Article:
Ancestry is a fascinating subject. I liken it to how the conscience operates in a living being. It doesn’t speak loudly, but it governs your movements. You may choose to ignore it but in your quieter and more reflective moments it speaks to you and manifests itself in ways you may not understand. In essence it is who “you” are and without it “you” would not exist.
In contrast to the über-bravado of most reggae artists young and old, Blake seems more comfortable in humility both with how he conducts his inner and outer lives. “On a regular day,” he explains, “I get up and give praise to the Most High first, then in the kitchen to make breakfast, get my children off to school. Then it’s time for me to ready myself to go to the studio where I spend all my day.”
It is hard to dispute that the Caribbean is one of the most beautiful places on earth. Whether it is fishing boats casting nets off blue-lined shores or Carnival celebrations under rose-colored skies, the Caribbean splendor begs to be photographed. It is therefore no coincidence that the islands have become the muse of photographer Alex Smailes.
The Caribbean Court of Justice, formed in 2005, was designed to settle disputes regarding the legal interpretation of the treaty of Chaguaramas. This includes disputes between two parties belonging to different member states. These inter-island disputes inevitably emerge with free trade, and the Court of Justice is the final arbiter in these matters.
Jessica Pilar is a graphic designer and entrepreneur based in the Washington DC Metropolitan area. She was born in San Juan, Puerto Rico and lived there until she graduated high school in 1994. Jessica then moved to New York, where she obtained her B.F.A. at the Rochester Institute of Technology. Jessica has gone on to obtain her M.F.A. at the Maryland Institute College of Art and has managed to develop her thesis project into a thriving online marketplace.
The Caribbean has always been seen as a tourist destination, where piña coladas and beaches are the main attraction. Not only does the Caribbean attract the all-inclusive resort crowd, but every year people travel to participate in many of the carnivals that take place throughout the islands. The music, color, costumes and textures are deeply rooted in island culture, but are merely a fraction of the creative expression that exists in the Caribbean.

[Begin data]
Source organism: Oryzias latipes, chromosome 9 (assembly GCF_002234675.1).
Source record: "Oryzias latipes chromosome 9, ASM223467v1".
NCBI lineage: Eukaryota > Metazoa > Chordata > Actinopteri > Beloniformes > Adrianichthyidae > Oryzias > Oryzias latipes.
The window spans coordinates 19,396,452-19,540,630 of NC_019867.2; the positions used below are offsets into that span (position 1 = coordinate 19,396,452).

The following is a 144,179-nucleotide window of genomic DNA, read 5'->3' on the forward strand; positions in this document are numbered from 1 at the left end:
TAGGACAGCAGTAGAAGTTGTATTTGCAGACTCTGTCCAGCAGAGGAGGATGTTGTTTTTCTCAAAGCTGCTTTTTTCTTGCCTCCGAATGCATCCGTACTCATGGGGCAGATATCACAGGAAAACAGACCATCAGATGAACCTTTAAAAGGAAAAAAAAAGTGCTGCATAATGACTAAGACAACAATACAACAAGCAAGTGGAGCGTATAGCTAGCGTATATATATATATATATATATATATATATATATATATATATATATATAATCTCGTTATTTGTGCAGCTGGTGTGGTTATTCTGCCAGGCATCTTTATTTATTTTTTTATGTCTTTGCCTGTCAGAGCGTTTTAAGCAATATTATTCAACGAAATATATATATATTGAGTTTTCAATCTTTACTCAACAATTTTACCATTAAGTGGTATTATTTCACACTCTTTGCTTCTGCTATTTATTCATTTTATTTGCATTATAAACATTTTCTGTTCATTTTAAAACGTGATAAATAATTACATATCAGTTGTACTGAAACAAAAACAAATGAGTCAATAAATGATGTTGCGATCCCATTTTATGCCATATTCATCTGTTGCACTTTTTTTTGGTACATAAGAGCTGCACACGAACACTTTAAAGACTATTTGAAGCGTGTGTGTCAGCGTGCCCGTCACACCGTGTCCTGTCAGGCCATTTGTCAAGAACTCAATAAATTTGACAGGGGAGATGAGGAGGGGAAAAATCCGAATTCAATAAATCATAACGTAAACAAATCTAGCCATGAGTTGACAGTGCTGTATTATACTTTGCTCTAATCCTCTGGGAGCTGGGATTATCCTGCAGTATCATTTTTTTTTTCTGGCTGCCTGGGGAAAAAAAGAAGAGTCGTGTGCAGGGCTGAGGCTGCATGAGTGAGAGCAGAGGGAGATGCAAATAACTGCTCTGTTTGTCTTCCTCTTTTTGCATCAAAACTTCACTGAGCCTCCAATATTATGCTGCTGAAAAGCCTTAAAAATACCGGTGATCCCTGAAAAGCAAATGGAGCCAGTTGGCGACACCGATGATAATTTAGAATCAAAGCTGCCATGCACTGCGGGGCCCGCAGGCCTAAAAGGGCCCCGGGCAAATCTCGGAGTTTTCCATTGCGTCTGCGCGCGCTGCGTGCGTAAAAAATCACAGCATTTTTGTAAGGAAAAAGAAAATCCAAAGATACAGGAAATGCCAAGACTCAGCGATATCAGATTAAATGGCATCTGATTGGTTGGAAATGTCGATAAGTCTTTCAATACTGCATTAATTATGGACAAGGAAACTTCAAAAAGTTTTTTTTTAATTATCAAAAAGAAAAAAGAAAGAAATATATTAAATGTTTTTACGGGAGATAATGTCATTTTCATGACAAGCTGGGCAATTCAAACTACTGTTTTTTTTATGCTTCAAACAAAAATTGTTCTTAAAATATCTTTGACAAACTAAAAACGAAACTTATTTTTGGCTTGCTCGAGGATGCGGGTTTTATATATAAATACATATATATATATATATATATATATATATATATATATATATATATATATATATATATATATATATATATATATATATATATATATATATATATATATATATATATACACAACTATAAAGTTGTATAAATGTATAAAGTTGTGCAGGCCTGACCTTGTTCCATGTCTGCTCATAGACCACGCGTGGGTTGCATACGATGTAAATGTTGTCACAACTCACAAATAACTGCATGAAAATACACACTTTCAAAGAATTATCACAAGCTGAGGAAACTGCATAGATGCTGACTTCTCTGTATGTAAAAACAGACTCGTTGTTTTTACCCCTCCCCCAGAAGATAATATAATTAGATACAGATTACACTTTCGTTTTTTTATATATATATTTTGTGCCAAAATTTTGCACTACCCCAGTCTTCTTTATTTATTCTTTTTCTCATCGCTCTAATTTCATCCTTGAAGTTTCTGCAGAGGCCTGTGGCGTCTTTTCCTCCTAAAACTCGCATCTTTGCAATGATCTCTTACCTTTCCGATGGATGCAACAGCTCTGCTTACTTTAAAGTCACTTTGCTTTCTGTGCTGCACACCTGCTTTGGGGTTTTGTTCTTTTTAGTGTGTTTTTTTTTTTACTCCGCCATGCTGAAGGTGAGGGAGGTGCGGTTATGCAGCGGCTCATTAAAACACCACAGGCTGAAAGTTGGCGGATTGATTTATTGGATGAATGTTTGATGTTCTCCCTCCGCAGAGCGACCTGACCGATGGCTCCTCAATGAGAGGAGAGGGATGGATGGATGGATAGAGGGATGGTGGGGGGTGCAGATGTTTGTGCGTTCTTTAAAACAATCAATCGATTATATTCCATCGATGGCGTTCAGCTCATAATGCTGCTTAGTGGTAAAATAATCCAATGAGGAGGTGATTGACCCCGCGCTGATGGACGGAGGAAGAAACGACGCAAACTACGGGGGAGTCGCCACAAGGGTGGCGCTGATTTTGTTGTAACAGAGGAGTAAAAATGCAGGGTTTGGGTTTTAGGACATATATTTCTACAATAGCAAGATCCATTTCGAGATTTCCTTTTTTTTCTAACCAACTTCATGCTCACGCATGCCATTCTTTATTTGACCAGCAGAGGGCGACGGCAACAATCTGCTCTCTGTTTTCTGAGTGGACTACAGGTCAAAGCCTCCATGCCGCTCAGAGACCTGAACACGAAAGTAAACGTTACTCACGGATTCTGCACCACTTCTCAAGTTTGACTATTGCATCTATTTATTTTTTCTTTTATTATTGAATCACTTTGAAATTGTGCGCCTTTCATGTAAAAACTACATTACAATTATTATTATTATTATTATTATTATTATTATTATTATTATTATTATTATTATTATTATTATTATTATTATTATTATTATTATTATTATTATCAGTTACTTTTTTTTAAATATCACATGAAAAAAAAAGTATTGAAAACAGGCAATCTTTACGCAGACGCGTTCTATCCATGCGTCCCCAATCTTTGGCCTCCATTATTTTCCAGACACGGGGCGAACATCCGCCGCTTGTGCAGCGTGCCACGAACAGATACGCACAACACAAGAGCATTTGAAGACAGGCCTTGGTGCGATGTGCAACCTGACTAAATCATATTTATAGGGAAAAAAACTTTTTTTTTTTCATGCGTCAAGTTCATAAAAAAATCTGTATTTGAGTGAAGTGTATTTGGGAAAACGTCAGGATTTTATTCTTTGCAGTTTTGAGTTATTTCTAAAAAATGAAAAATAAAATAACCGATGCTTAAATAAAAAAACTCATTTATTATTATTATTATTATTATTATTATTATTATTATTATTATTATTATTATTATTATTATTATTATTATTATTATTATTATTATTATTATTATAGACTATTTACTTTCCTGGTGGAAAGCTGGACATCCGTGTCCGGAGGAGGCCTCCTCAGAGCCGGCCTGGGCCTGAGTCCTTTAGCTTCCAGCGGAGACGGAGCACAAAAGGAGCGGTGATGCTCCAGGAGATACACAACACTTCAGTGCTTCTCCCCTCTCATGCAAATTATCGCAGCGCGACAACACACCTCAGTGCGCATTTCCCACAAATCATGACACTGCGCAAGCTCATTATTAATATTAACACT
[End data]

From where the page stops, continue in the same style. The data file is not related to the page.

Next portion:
All things “world” seem to be en vogue these days in the United States, whether it’s distressed furniture a la Provençal rustique or the mandatory Indian print festival wear; whether it’s imported Tuscan olive oil or Japanese sushi and sashimi; whether it’s Brazilian depilatory techniques or Israeli mud masks; African tribal art like Shona sculpture, to Eastern philosophies such as Buddhism and Zen. If you are in doubt, just look at the growing popularity of your local Pier 1, Cost Plus, or Target’s Global Bazaar division. Maybe we have globalization to thank, or maybe just Putumayo World Music.
The Caribbean has always been a place for artists to find inspiration. From the white sand beaches to the lush rainforests, the islands continue to maintain an air of tranquility while teeming with a rhythmic melody of color and textures. Among the ranks of contemporary artists that have captured the Caribbean through paint is David Moore. For years, David has dedicated himself to documenting the Caribbean through colorful landscapes and typical scenes of Caribbean life.